In order to enhance the neutron and fuel economy, core designers designs the **low leakage loading patterns**, in which fresh fuel assemblies are not situated in the peripheral positions of the reactor core. The peripheral positions are loaded with the fuel with highest fuel burnup. These “high” burnup assemblies have inherently lower relative power (due to the lower **k _{inf}** and due to the fact they feel the presence of non-multiplying environment) in comparison with the average assemblies. In short, this parameter is significantly dependent on the certain loading pattern. During fuel burnup, the neutron leakage usually increases, especially in low leakage loading patterns. This process is caused by reducing the differences in

**k**between fresh fuel assemblies and peripheral high-burnup assemblies.

_{inf}## Neutron Reflectors – Leakage Reduction

It is well known that each reactor core is surrounded by a **neutron reflector** or **reactor core baffle**. The reflector reduces the non-uniformity of the power distribution in the peripheral fuel assemblies, reduces neutron leakage and reduces a coolant flow bypass of the core. The neutron reflector is a non-multiplying medium, whereas the reactor core is a multiplying medium.

Except research reactors, practically all power reactor cores are designed to minimize the **neutron leakage**. In order to minimize the leakage, **neutron reflectors** surround reactor cores. The neutron reflector scatters back (or reflects) into the core many neutrons that would otherwise escape. By **reducing neutron leakage**, the reflector increases k_{eff} and reduces the amount of fuel necessary to maintain the reactor critical for a long period. In LWRs the neutron reflector is installed for following purposes:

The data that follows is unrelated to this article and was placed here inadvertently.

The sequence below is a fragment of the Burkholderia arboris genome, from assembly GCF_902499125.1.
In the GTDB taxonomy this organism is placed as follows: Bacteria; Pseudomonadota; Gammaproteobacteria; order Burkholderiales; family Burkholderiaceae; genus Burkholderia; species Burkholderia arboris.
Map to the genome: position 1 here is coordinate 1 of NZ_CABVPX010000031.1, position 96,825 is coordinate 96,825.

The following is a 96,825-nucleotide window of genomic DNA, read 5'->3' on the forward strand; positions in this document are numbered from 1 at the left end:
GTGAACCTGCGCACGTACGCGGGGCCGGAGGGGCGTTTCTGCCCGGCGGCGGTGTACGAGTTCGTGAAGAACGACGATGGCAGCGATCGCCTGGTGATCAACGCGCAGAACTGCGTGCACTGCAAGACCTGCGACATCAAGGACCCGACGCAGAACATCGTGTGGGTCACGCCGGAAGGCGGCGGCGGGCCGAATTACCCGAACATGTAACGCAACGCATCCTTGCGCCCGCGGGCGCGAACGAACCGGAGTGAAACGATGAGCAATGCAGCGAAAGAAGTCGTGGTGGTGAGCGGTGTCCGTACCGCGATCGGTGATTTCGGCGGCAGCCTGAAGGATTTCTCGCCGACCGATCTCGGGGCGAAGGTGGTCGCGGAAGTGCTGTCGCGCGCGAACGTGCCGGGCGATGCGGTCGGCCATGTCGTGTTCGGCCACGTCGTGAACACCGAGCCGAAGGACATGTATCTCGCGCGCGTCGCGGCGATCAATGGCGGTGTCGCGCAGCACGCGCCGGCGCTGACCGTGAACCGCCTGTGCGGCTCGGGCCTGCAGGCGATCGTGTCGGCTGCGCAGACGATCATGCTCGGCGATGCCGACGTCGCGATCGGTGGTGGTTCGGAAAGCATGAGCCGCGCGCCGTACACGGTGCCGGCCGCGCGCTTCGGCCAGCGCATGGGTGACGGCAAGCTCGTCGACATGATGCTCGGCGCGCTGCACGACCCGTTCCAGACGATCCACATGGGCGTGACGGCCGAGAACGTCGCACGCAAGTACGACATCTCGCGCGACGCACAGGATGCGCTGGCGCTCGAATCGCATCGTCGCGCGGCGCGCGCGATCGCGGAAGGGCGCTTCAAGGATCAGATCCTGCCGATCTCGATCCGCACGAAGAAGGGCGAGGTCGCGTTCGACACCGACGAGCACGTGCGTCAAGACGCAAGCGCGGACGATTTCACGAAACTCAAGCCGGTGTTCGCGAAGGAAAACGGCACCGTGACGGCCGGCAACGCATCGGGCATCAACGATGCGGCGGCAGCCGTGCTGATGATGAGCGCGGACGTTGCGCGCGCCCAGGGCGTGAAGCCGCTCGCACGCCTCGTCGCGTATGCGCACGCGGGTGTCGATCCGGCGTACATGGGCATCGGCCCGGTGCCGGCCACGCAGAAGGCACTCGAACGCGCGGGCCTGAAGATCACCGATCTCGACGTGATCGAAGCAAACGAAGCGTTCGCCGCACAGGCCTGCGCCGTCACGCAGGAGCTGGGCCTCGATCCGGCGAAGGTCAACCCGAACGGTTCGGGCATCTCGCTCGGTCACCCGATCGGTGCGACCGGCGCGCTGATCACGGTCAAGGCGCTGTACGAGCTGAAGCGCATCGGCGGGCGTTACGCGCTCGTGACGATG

- The neutron flux distribution is “
**flattened**“, i.e., the ratio of the average flux to the maximum flux is increased. Therefore reflectors**reduce the non-uniformity**of the power distribution. - Because of the higher flux at the edge of the core, there is much
**better utilization**in the peripheral fuel assemblies. This fuel, in the outer regions of the core, now contributes much more to the total power production. - The neutron reflector scatters back (or reflects) into the core many neutrons that would otherwise escape. The neutrons reflected back into the core are available for chain reaction. This means that the
**minimum critical size**of the reactor is reduced. Alternatively, if the core size is maintained, the reflector makes additional reactivity available for higher fuel burnup. The decrease in the critical size of core required is known as the**reflector savings**. - Neutron reflectors reduce neutron leakage i.e. to reduce the neutron fluence on a reactor pressure vessel.
- Neutron reflectors reduce a coolant flow bypass of a core.
- Neutron reflectors serve as a thermal and radiation shield of a reactor core.

**Nuclear and Reactor Physics:**

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**Advanced Reactor Physics:**

- K. O. Ott, W. A. Bezella, Introductory Nuclear Reactor Statics, American Nuclear Society, Revised edition (1989), 1989, ISBN: 0-894-48033-2.